South River is showing there may be occasions when it pays not to have development charges in a municipality.
Municipalities with development charges collect fees from developers to help cover the cost of infrastructure that will provide municipal services to homes going up.
Examples are new roads, water and sewer, and even the addition of having more people in a community who place pressures on existing services, such as police and fire.
South River's clerk-administrator, Don McArthur, says the small community has seen a bit of growth in the last couple of years, “and I think all of that is due to not having any development fees.”
It's also a statement backed up by Deputy Mayor Doug Sewell, who strongly believes the lack of development fees has triggered the small increase in new housing in the community.
McArthur says during the last two years, the tiny village has seen three quadplexes go up, each with four units, in addition to three single-detached family homes.
McArthur interacts with the public when people come into the town hall and acknowledges people trying to build a home already face plenty of additional costs.
“So another fee like a development charge upfront can be quite substantial,” he said.
“But I've had people comment to me that they're quite pleased they've been able to move forward in South River without that added (development charge) burden.”
McArthur says an important element to getting by without development charges, so far, in the village is that all the construction that has taken place involved fill-in projects.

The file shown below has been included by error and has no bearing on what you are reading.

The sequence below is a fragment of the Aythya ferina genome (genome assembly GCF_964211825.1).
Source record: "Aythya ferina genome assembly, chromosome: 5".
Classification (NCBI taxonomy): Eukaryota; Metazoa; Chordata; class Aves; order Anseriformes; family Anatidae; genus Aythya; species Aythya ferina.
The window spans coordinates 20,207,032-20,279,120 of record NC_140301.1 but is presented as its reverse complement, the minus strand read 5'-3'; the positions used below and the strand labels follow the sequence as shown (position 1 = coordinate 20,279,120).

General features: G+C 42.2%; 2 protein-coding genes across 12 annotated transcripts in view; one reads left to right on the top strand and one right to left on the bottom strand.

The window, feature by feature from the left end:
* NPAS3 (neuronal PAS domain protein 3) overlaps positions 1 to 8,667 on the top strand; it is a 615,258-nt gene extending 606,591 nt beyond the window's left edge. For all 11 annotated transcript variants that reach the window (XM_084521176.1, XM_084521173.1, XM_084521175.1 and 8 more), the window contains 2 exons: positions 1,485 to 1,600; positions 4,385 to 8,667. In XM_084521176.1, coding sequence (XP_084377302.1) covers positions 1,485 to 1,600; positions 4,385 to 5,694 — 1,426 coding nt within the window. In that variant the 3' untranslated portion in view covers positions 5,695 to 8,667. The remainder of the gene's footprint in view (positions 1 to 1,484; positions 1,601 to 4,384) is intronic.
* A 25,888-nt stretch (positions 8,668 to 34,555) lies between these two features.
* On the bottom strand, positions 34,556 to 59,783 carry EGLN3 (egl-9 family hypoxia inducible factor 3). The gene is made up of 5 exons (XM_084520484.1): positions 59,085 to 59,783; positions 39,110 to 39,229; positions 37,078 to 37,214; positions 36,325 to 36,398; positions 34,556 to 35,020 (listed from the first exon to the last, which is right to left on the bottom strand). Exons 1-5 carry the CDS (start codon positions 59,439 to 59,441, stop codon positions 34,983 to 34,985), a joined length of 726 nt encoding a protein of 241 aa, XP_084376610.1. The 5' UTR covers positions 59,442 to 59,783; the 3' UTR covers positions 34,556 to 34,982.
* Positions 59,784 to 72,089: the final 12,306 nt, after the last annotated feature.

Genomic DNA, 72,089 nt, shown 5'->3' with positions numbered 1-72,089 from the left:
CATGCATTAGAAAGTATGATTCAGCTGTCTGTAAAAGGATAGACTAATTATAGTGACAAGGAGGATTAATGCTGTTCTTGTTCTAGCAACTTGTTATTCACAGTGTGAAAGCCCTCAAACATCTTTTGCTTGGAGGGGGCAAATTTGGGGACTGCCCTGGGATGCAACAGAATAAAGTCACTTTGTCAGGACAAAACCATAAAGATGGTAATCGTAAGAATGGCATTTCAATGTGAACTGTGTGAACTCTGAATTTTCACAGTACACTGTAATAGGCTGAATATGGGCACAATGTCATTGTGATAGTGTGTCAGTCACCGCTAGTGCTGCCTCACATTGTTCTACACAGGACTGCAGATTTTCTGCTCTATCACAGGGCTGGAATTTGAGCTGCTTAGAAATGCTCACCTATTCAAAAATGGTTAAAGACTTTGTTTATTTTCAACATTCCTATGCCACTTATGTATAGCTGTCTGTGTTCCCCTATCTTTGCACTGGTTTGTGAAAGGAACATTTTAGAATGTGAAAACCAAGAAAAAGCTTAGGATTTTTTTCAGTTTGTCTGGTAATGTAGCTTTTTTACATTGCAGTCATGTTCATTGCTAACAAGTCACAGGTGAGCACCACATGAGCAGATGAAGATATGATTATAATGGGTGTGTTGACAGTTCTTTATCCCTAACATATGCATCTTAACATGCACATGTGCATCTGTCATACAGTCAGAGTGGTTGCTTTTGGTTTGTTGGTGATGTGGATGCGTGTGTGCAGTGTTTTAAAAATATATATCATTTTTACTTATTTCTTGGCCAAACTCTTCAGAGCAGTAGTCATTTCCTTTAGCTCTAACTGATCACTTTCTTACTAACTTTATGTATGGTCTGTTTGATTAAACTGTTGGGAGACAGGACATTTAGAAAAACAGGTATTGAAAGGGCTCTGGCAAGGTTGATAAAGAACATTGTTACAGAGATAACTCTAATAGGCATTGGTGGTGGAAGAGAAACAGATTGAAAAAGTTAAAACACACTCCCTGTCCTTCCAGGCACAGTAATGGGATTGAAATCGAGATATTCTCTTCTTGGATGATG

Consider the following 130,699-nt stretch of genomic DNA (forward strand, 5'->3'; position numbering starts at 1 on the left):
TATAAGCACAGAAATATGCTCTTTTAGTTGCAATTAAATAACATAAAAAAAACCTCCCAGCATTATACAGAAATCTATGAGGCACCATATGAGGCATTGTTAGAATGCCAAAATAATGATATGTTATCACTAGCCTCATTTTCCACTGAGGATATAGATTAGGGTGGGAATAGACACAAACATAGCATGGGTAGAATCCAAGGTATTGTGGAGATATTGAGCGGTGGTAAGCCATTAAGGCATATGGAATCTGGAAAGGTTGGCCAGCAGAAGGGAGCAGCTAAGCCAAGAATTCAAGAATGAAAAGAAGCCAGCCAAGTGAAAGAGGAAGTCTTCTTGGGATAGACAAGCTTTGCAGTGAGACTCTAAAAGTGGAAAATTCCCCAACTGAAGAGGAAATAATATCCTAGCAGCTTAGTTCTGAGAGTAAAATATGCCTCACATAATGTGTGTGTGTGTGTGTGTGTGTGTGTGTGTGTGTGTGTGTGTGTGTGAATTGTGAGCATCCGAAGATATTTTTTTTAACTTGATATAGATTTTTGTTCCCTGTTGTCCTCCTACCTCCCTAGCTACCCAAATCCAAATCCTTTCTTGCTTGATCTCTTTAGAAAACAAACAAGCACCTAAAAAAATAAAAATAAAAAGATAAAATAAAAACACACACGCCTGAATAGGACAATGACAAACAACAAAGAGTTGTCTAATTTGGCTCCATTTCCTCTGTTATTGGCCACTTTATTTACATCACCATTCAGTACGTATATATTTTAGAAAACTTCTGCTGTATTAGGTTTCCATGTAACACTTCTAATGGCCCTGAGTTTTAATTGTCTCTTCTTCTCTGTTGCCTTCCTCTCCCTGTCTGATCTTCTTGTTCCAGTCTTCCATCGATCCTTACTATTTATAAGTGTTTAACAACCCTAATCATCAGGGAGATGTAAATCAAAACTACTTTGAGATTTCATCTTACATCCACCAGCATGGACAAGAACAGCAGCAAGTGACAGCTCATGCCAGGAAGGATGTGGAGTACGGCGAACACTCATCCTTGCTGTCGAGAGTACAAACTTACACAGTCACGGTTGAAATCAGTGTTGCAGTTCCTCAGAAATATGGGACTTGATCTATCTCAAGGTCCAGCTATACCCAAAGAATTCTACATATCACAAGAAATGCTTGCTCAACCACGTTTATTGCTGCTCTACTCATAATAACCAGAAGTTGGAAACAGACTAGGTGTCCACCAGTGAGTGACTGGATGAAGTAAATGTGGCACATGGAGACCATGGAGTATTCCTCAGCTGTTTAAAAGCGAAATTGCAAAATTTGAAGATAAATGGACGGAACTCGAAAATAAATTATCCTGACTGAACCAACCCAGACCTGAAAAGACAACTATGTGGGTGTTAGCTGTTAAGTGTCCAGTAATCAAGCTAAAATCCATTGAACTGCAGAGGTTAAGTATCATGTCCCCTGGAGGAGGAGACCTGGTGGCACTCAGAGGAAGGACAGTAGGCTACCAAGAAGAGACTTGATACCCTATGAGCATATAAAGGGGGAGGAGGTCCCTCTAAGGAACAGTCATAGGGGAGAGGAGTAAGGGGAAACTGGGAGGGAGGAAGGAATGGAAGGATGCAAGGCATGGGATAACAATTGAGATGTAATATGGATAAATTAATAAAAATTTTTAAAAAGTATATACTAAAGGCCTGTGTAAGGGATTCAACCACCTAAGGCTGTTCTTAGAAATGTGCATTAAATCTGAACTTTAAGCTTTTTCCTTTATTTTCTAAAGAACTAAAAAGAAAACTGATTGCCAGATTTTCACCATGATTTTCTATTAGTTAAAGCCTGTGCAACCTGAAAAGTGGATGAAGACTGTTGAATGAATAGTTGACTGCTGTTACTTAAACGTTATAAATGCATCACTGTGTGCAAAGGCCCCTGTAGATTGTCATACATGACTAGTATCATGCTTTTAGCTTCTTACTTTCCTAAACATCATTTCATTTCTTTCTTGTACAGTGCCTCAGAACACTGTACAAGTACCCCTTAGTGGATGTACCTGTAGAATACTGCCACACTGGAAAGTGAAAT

“So if there was already a vacant lot or a business was looking to expand, the footprint was already there,” McArthur said.
“From the village's standpoint, that type of development doesn't put a huge strain on our resources or requires us to build new roads or new sidewalks or water mains.”
But McArthur notes that if South River was ever faced with a proposal to build an industrial park or an entirely new subdivision, the infrastructure costs associated with that type of project would mean town council would have to revisit the no development charge policy.
“For that, we would have to rethink our approach,” McArthur said.
“That type of development would require more roads and more maintenance in the long term. Usually, a large-scale development like that would see the developer absorb those costs. But once it's finished and once it's turned over to the municipality, the costs become the village's costs. And you want to make sure you're not adding a burden to the existing tax base by taking on new costs.”
However, McArthur adds this is not a situation the village faces, at least not yet.
And on the plus side, the addition of the new homes to date, with more likely expected in the near future, “assists our tax base without putting an additional burden on it.”
Rocco Frangione is a Local Journalism Initiative reporter who works out of the North Bay Nugget. The Local Journalism Initiative is funded by the Government of Canada.